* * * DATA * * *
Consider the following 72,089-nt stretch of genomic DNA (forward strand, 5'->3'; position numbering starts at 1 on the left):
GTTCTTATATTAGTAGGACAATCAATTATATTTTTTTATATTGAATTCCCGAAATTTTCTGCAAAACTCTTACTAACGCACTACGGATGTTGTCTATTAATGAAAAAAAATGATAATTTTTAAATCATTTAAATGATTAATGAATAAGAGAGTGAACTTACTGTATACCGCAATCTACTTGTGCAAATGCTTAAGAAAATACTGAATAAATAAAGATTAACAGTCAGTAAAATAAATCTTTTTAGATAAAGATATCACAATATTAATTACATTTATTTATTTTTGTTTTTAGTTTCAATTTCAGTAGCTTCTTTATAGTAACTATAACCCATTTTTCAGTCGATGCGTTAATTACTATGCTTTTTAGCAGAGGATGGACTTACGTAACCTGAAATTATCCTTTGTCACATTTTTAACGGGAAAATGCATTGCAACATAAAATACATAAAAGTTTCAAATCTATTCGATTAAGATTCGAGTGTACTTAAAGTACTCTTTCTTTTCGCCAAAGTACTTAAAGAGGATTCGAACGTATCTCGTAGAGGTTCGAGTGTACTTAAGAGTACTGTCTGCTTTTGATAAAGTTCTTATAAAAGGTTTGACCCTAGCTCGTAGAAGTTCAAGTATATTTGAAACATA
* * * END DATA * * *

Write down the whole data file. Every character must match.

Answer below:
Consider the following 72,089-nt stretch of genomic DNA (forward strand, 5'->3'; position numbering starts at 1 on the left):
GTTCTTATATTAGTAGGACAATCAATTATATTTTTTTATATTGAATTCCCGAAATTTTCTGCAAAACTCTTACTAACGCACTACGGATGTTGTCTATTAATGAAAAAAAATGATAATTTTTAAATCATTTAAATGATTAATGAATAAGAGAGTGAACTTACTGTATACCGCAATCTACTTGTGCAAATGCTTAAGAAAATACTGAATAAATAAAGATTAACAGTCAGTAAAATAAATCTTTTTAGATAAAGATATCACAATATTAATTACATTTATTTATTTTTGTTTTTAGTTTCAATTTCAGTAGCTTCTTTATAGTAACTATAACCCATTTTTCAGTCGATGCGTTAATTACTATGCTTTTTAGCAGAGGATGGACTTACGTAACCTGAAATTATCCTTTGTCACATTTTTAACGGGAAAATGCATTGCAACATAAAATACATAAAAGTTTCAAATCTATTCGATTAAGATTCGAGTGTACTTAAAGTACTCTTTCTTTTCGCCAAAGTACTTAAAGAGGATTCGAACGTATCTCGTAGAGGTTCGAGTGTACTTAAGAGTACTGTCTGCTTTTGATAAAGTTCTTATAAAAGGTTTGACCCTAGCTCGTAGAAGTTCAAGTATATTTGAAACATA